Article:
While it is true that Hutchinson was the subject of conspiracy theories that attributed to him motives and actions that were exaggerated or outright false, Hutchinson himself attributed exaggerated or false motives to the citizens of Boston, including men we hold in high esteem today, like Samuel Adams. And over time you can detect a strong contempt (fair or unfair) of his view of the citizens of Boston. He was also habitually tone deaf. Even England, while agreeing with him in principle, questioned they way in which he handled things, noting he tended to increase the heat in an already boiling pot.

So there was distrust from both sides and when Samuel Adams released a pamphlet discussing the rights of the citizens of Boston and the limits of Parliament, Hutchinson publicly sided with Parliament, and it was he himself that sort of laid down the line and by his own reasoning concluded that either the colonies were vassals of the Parliament or completely independent.

The final straw was what we’d call a ‘leak’ today. Letters from Hutchinson discussing how the Mass. government could be restructured in such a way as to essentially give Parliament more power. In it a number of issues were discussed (such as the desire to send certain ‘dangerous’ patriot leaders to England for trial and statements about abridging liberties) which more or less sealed the deal for him. Here’s where we start seeing him called a traitor, demands for him to resign, etc. And this was all before the Tea Party debacle, in which all of the previous suspicions were augmented for both solid and shaky reasons. (His actions leading up to the Tea Party, in light of other governors who were dealing with the same issues at the time and how they defused the situation, reveal how intransigent he was, and highlights the real grievances of the citizens of Massachusetts. In a real, legitimate way, even with his bad reputation, had he handled this situation like the other governors by just sending the ships back, things may have never escalated as they did, and who knows what would have happened.)

Despite his personal views, despite his efforts to follow the letter of the law, he publicly became an embarrassment in the colonies and eventually an embarrassment in England. The best I can surmise is that he was a moderate politician, but in the worst way. Mostly right personally, mostly wrong publicly. When the time came to make the right decision (whether it was the right decision for the colonies or for England) he seemed to bungle it up (usually for both at the same time) and I get the sense that he felt he, not the patriots or the Parliament, was the only person who was right. He was so conscientious as to be completely useless to anyone, and worse than useless, he became incendiary.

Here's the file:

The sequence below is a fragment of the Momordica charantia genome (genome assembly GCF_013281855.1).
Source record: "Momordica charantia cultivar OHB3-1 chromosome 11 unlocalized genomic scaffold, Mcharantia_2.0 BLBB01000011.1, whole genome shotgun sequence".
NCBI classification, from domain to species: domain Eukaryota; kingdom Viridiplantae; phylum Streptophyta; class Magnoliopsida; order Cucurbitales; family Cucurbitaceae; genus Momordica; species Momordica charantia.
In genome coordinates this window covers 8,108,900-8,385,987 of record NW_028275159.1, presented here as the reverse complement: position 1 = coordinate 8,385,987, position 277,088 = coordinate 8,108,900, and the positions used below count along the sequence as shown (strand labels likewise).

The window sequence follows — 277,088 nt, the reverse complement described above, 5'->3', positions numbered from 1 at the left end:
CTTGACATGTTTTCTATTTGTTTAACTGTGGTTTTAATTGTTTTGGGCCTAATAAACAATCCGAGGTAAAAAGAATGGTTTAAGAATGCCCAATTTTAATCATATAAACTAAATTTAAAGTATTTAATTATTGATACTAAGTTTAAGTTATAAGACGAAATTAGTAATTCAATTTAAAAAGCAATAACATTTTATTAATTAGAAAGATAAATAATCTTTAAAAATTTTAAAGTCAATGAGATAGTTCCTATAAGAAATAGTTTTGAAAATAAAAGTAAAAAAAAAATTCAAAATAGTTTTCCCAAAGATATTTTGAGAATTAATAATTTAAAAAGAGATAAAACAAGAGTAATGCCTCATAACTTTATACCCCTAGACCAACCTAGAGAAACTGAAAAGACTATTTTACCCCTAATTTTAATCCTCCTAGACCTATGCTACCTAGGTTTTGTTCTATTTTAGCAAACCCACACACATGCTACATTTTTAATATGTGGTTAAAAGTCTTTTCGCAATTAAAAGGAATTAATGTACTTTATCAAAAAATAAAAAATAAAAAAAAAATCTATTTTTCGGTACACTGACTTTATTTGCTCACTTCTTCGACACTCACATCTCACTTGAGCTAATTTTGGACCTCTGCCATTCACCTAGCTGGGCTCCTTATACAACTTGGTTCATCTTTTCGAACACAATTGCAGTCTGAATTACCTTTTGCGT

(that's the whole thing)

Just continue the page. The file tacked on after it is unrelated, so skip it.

But let’s be done with the idea that he was considered a traitor or corrupt merely by the mob. Unless you include such persons as John Adams, Benjamin Franklin, John Hancock, and Samuel Adams as ‘the mob’. Mobs don’t react by calling public debates. Mobs don’t call together a Continental Congress in reaction to political decisions and office holders foisted upon them by people like Hutchinson later did in England. (To be fair, Hutchinson did suffer early on at the hands of a mob which was rightly criticized and punished). If you want to cast the Boston Tea participants as ‘the mob’ well then I’ll just have to say May God grant us more mobs like that.


I think you misunderstood me. I was not arguing anything about Hutchison.

My previous response should have been simpler. Here is my point, simplified: Andrew was not accusing anybody of slander, and especially not you. I needed to make that clear, given the comment I was responding to. He was simply saying we better be careful, given the incentives at the time, to not simply take what the people of that time thought about him uncritically.

I do not want this topic to turn acrimonious based on a single commenter’s misconstrual of what was said.

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If that’s the context, I agree, but I didn’t think my comments were made in a way that made it seem I was accepting or pushing something uncritically.

I see the danger of romanticizing the American story of independence, but I also see the danger of modernizing it too, such as believing that all the founders were purely political with no other motivations influencing them.

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Watching Mel Gibson’s The Patriot this very moment. That is all. :us:


I’ve been watching that movie too! One of my favorite movies for sure.